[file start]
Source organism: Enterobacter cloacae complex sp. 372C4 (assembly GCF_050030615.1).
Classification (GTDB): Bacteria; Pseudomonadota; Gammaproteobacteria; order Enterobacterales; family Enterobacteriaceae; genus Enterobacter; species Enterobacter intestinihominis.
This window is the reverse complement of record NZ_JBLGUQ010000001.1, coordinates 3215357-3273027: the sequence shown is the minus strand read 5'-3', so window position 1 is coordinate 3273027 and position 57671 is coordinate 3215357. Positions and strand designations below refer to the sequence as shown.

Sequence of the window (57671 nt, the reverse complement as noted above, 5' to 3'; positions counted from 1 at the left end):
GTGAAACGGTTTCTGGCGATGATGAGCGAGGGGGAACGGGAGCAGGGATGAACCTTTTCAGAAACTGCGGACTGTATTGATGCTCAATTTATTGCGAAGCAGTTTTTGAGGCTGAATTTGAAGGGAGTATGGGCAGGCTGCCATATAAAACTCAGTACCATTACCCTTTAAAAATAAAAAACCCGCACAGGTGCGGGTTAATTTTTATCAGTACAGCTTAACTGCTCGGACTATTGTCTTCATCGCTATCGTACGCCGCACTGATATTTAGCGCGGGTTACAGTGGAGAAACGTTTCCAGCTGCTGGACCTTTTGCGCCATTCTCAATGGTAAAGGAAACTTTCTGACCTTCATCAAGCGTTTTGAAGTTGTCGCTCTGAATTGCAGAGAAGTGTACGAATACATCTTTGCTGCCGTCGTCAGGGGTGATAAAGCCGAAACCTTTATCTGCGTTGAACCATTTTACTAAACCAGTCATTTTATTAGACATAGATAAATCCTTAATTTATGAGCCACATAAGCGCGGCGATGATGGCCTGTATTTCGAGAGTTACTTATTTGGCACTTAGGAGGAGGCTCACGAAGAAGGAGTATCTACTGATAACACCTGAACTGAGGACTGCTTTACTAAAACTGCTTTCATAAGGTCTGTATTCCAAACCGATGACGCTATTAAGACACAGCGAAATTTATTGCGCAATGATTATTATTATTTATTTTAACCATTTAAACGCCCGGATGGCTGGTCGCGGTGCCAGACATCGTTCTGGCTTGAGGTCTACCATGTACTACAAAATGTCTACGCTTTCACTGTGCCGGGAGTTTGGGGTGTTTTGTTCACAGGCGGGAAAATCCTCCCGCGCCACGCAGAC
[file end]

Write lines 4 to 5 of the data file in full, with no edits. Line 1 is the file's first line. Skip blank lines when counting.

Sequence of the window (57671 nt, the reverse complement as noted above, 5' to 3'; positions counted from 1 at the left end):
GTGAAACGGTTTCTGGCGATGATGAGCGAGGGGGAACGGGAGCAGGGATGAACCTTTTCAGAAACTGCGGACTGTATTGATGCTCAATTTATTGCGAAGCAGTTTTTGAGGCTGAATTTGAAGGGAGTATGGGCAGGCTGCCATATAAAACTCAGTACCATTACCCTTTAAAAATAAAAAACCCGCACAGGTGCGGGTTAATTTTTATCAGTACAGCTTAACTGCTCGGACTATTGTCTTCATCGCTATCGTACGCCGCACTGATATTTAGCGCGGGTTACAGTGGAGAAACGTTTCCAGCTGCTGGACCTTTTGCGCCATTCTCAATGGTAAAGGAAACTTTCTGACCTTCATCAAGCGTTTTGAAGTTGTCGCTCTGAATTGCAGAGAAGTGTACGAATACATCTTTGCTGCCGTCGTCAGGGGTGATAAAGCCGAAACCTTTATCTGCGTTGAACCATTTTACTAAACCAGTCATTTTATTAGACATAGATAAATCCTTAATTTATGAGCCACATAAGCGCGGCGATGATGGCCTGTATTTCGAGAGTTACTTATTTGGCACTTAGGAGGAGGCTCACGAAGAAGGAGTATCTACTGATAACACCTGAACTGAGGACTGCTTTACTAAAACTGCTTTCATAAGGTCTGTATTCCAAACCGATGACGCTATTAAGACACAGCGAAATTTATTGCGCAATGATTATTATTATTTATTTTAACCATTTAAACGCCCGGATGGCTGGTCGCGGTGCCAGACATCGTTCTGGCTTGAGGTCTACCATGTACTACAAAATGTCTACGCTTTCACTGTGCCGGGAGTTTGGGGTGTTTTGTTCACAGGCGGGAAAATCCTCCCGCGCCACGCAGAC